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STYX - Kilroy Was Here on 180g LP - direct audio

STYX - Kilroy Was Here on 180g LP

A & M Records

  • $ 2498


STYX Kilroy Was Here on 180g LP

In correlation with the new limited edition 8-album/9LP box set Styx: The A&M Albums 1975-1984, Universal Music will be issuing the individual records - Equinox (1975), Crystal Ball (1976), The Grand Illusion (1977), Pieces of Eight (1978), Cornerstone (1979), Paradise Theater (1981), Kilroy Was Here (1983), Caught In The Act (1984) - separately as part of the UMe "Back to Black" vinyl reissue series.

The roots of Styx were formed in Roseland on the south side of Chicago back in 1961 by twin brothers Chuck and John Panozzo on bass guitar and drums respectively, with vocalist/keyboardist Dennis DeYoung as The Tradewinds, then TW4, with guitarist James "JY" Young joining in 1970. By '72, when they signed to indie Wooden Nickel Records, they changed their name to Styx because "it was the only one none of us hated," according to DeYoung.

The group scored a hit single in "Lady," which hit the Top 10 in the U.S., but it wasn't until signing with A&M Records that the band hits its stride, releasing eight albums in the course of nine years, starting with Equinox in 1975 and closing with the live Caught in the Act in 1984, while adding guitarist Tommy Shaw in 1976. Known for melding hard arena-rock basics with metal guitar solos, progressive art flourishes and a highly theatrical stage show, Styx earned four consecutive albums certified multi-platinum by the RIAA, along with 16 Top 40 smashes, including "Renegade," "Come Sail Away," and "Blue Collar Man (Long Nights)."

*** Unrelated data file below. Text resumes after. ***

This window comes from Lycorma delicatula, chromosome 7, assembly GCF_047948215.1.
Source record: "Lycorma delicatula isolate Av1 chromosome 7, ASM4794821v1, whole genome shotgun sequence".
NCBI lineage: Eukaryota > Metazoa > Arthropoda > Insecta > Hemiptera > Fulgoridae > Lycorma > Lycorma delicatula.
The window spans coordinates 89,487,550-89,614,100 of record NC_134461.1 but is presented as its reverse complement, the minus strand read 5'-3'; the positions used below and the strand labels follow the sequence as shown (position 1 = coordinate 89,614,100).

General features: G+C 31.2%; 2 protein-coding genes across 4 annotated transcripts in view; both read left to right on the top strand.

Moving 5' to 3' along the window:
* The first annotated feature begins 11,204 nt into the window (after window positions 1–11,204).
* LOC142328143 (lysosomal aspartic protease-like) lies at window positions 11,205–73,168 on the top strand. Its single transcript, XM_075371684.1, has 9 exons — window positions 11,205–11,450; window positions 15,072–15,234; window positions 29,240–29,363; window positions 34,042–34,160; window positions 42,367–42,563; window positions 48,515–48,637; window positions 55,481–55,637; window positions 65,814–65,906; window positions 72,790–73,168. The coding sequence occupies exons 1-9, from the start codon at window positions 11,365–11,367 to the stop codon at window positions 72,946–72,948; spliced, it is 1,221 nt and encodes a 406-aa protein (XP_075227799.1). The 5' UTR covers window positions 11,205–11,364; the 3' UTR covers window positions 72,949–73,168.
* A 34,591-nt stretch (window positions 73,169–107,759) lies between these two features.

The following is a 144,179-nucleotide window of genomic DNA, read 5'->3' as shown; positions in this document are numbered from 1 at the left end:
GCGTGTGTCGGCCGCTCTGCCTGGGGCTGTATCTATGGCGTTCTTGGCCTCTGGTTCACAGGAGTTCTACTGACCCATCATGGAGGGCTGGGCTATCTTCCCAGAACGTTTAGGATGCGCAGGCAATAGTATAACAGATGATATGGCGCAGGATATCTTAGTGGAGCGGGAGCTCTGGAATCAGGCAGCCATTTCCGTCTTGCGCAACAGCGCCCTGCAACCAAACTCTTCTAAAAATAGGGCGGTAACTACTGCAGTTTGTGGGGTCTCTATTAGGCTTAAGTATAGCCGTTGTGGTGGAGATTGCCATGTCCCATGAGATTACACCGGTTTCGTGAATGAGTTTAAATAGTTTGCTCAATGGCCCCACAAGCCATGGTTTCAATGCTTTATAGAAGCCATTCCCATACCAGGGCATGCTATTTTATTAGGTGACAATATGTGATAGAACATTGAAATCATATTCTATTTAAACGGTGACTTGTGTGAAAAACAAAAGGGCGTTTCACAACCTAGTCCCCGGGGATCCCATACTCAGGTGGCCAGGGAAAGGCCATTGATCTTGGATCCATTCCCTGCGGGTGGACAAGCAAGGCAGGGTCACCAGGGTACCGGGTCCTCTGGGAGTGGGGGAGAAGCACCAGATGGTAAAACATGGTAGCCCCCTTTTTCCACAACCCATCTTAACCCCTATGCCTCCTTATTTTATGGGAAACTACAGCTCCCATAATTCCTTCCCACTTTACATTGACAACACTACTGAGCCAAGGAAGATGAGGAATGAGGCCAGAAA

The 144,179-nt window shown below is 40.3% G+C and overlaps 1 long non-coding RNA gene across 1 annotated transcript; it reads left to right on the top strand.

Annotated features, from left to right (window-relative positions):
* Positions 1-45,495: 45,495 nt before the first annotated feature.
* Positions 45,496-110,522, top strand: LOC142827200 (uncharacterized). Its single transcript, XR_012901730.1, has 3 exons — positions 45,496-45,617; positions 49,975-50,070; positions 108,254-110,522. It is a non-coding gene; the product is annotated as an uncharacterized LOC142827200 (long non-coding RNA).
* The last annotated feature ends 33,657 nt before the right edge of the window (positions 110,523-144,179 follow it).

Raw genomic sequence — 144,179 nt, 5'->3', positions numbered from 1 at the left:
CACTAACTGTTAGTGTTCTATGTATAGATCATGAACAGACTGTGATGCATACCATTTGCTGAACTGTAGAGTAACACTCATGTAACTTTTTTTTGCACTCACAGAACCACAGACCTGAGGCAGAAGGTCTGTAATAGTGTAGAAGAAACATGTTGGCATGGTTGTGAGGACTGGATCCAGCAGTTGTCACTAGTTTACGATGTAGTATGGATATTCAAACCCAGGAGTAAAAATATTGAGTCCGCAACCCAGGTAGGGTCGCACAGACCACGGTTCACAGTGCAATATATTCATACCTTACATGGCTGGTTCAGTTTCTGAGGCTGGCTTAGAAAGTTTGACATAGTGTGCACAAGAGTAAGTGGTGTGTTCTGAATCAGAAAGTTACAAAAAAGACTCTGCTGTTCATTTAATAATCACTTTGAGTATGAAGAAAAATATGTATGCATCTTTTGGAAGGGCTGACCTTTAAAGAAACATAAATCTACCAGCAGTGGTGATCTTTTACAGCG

1983's Kilroy Was Here is the final studio album released by the classic lineup of DeYoung, Shaw, Young and the Panozzo brothers, another rock opera about a futuristic fascist government that tries to outlaw rock 'n' roll. The single "Mr. Roboto" went to No. 3 on the Billboard 100 and No. 3 on the Mainstream Rock chart, while "Don't Let It End" reached No. 6 on the Pop singles chart and No.13 at Adult Contemporary. The album peaked at No. 3 on the Billboard chart and sold more than a million copies, though its keyboard-heavy sound caused a schism between DeYoung and guitarists Shaw and Young. Three of the four videos – "Mr. Roboto," "Don't Let It End" and "Heavy Metal Poisoning" – were shot at the same time, and used as a mini-film which opened up the live tour of the album.

Styx Kilroy Was Here Track Listing:

1. Mr. Roboto
2. Cold War
3. Do not Let It End
4. High Time
5. Heavy Metal Poisoning
6. Just Get Through This Night
7. Double Life
8. Have not We Been Here Before?
9. Do not Let It End (Reprise)




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